Bedassa Gebissa Aga*
This paper discusses the African Traditional religion with a particular reference to the Oromo Indigenous religion, Waaqeffannaa in Ethiopia. It aimed to explore status of Waaqeffannaa religion in interreligious interaction. It also intends to introduce the reader with Waaqeffannaa’s mythology, ritual activities, and how it interrelates and shares with other African Traditional religions. Additionally it explains some unique character of Waaqeffannaa and examines the impacts of the ethnic based colonization and its blatant action to Oromo touched values in general and Waaqeffannaa in a particular. For further it assess the impacts of ethnic based discrimination under different regimes of Ethiopia and the impact of Abrahamic religion has been discussed.
Until the 1970s and 1980s Western scholars had maintained erroneous views about African indigenous religions, including the local concept of the Supreme Being (God, divinities and sprit). Judging African indigenous religions by their Western religious ontology, i.e. Christianity, Western scholars invariably describe followers of Africans indigenous religions as animist. Africans who they thought did not worship the Christian Supreme Being, but rather than worshiped idols, lakes, moons, hills and/or fabricated beings, were grouped in this religious category.1
Africa is a large continent with diverse nations and complex cultures, languages and dialects. In spite of all these differences, there are many essential resemblances in their religious concepts and rituals. For instance, while different nations use different names to refer to the concept of God, nearly all of them conceive him as a supreme being across the continent.2 In Nigeria, the Yoruba refer to this being as „Olorun‟, meaning „the owner of heaven‟ or „the Lord of heaven‟, showing God as the author of all things visible and invisible. The Igbo call him Chukwu, meaning the „source of being – the great one from whom all beings originate‟. In Ghana, the Akan and Ga people use the term OdamankomaHe who in His grace has completed everything in heaven and on earth. The Mande people of Sierra-Leone call him as Ngewo which means the eternal one who rules from above.3 Similar to these African nations, the Oromo believe in and worship a supreme being called Waaqaa – the Creator of the universe. From Waaqaa, the Oromo indigenous concept of the Supreme Being Waaqeffanna evolved as a religion of the entire Oromo nation before the introduction of the Abrahamic religions among the Oromo and a good number of them converted mainly to Christianity and Islam.4
Waaqeffannaa is the religion of the Oromo people. Given the hypothesis that Oromo culture is a part of the ancient Cushitic cultures that extended from what is today called Ethiopia through ancient Egypt over the past three thousand years, it can be posited that Waaqeffannaa predates the Abrahamic religion in its origin.5 It is a monotheistic religion that emanates from and based on belief in the Supreme Being of Waaqaa. To believe in Waaqaa, means to be loyal to his laws, acknowledge his wisdom as the creator and source of all lives. According to Oromo mythology, Waaqeffannaa, the Oromo God created all human beings. He cares for all creatures as he brought them into life and earth for the sustenance of life. He does not discriminate among human races too.6 In Waaqeffannaa, therefore, there is no need for intermediaries between the believer and Waaqaa. The religion actively promotes peace (nagaa), reconciliation (araara), love (jaalala) and harmony (walta’iinsa, waliin jireenya).7Waaqeffannaa –an indigenous faith system of the Oromo people, is therefore, one version of the monotheistic African Traditional Religion, where the followers of this faith system do believe in only one Supreme Being.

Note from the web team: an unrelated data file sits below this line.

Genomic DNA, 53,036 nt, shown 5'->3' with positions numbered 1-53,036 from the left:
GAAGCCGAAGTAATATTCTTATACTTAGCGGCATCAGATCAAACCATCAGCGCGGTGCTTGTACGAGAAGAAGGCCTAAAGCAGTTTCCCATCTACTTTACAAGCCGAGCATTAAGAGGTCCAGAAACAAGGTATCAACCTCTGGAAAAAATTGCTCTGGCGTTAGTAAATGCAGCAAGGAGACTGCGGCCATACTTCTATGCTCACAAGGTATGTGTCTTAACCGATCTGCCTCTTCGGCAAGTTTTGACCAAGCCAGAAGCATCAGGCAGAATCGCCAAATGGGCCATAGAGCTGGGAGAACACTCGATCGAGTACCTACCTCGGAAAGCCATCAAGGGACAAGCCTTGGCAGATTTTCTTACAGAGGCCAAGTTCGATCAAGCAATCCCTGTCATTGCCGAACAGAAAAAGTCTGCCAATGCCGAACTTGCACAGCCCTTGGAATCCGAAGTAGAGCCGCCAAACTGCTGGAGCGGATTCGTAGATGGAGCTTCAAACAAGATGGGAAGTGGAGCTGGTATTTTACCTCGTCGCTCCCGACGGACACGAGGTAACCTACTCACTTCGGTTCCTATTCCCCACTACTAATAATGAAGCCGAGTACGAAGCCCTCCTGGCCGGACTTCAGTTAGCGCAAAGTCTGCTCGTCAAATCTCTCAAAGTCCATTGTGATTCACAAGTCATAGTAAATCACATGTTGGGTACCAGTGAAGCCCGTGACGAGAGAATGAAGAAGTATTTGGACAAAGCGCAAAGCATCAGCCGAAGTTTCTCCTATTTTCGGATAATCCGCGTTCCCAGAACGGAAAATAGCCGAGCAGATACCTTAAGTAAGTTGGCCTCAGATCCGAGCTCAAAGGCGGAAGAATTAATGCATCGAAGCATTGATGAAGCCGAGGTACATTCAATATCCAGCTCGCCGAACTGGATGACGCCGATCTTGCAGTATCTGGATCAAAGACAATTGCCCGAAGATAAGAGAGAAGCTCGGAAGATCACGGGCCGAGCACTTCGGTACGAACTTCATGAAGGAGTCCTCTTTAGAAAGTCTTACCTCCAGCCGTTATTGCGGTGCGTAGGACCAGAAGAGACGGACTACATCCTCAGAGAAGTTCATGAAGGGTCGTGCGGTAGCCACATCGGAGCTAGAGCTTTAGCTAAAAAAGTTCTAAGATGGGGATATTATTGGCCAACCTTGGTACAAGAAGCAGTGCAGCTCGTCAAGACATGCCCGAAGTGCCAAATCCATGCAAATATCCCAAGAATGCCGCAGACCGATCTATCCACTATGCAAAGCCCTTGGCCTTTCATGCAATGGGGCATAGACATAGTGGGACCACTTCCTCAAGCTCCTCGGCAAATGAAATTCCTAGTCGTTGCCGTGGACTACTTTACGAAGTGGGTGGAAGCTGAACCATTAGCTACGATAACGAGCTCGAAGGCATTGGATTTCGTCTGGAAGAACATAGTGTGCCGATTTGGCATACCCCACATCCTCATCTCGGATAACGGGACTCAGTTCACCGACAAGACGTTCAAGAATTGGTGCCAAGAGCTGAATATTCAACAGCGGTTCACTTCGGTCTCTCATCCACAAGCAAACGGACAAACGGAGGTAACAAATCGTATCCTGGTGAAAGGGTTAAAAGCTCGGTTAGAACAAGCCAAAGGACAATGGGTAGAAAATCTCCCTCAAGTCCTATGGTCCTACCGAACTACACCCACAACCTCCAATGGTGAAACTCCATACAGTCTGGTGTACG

Full Text: Waaqeffannaa01-08
*Bedassa Gebissa Aga is a lecturer of Human Rights at Civics and Ethical Studies Program, Department of Governance, College of Social Science, of Wollega University, Ethiopia
1 Emeka C. Ekeke, “African Traditional Religion: a Conceptual and Philosophical Analysis” LUMINA, Vol. 22, No.2, (nd):211-212 2 J. O.
2 Awolalu, “What is African Traditional Religion?,”Studies in Comparative Religion; Vol. 10, No.2. (1976): 1-2
3 Emeke C. Ekeke and A. Ekeopara, “God, Divinities and Spirits in African Traditional Religious ontology”American Journal of Social and Management Sciences 209-218, (2010):.211-212
4 Gumii Waaqeffattota Addunyaa (GWA) , “Waaqeffannaa,” Gumii Waaqeffeffattoota Addunyaa, http://waaqeffannaa.org/duudhaa-amantiiwaaqeffannaa/ (accessed on December 10, 2013)
5 Charles Verharen, “Comparing Oromo and Ancient Egyptian Philosophy,” Journal of Oromo Studies, 15: 2 (2008): 3.
6 DirribiDamisieBokkuu, Oromo wisdom in Black Civilization, (Finfinnee: Finfinnee Printing and Publishing S.C, 2011), 29
7 Gumii Waaqeffattota Addunyaa (GWA) , “Waaqeffannaa,” Gumii Waaqeffeffattoota Addunyaa, http://waaqeffannaa.org/duudhaa-amantiiwaaqeffannaa/ (accessed on December 10, 2013)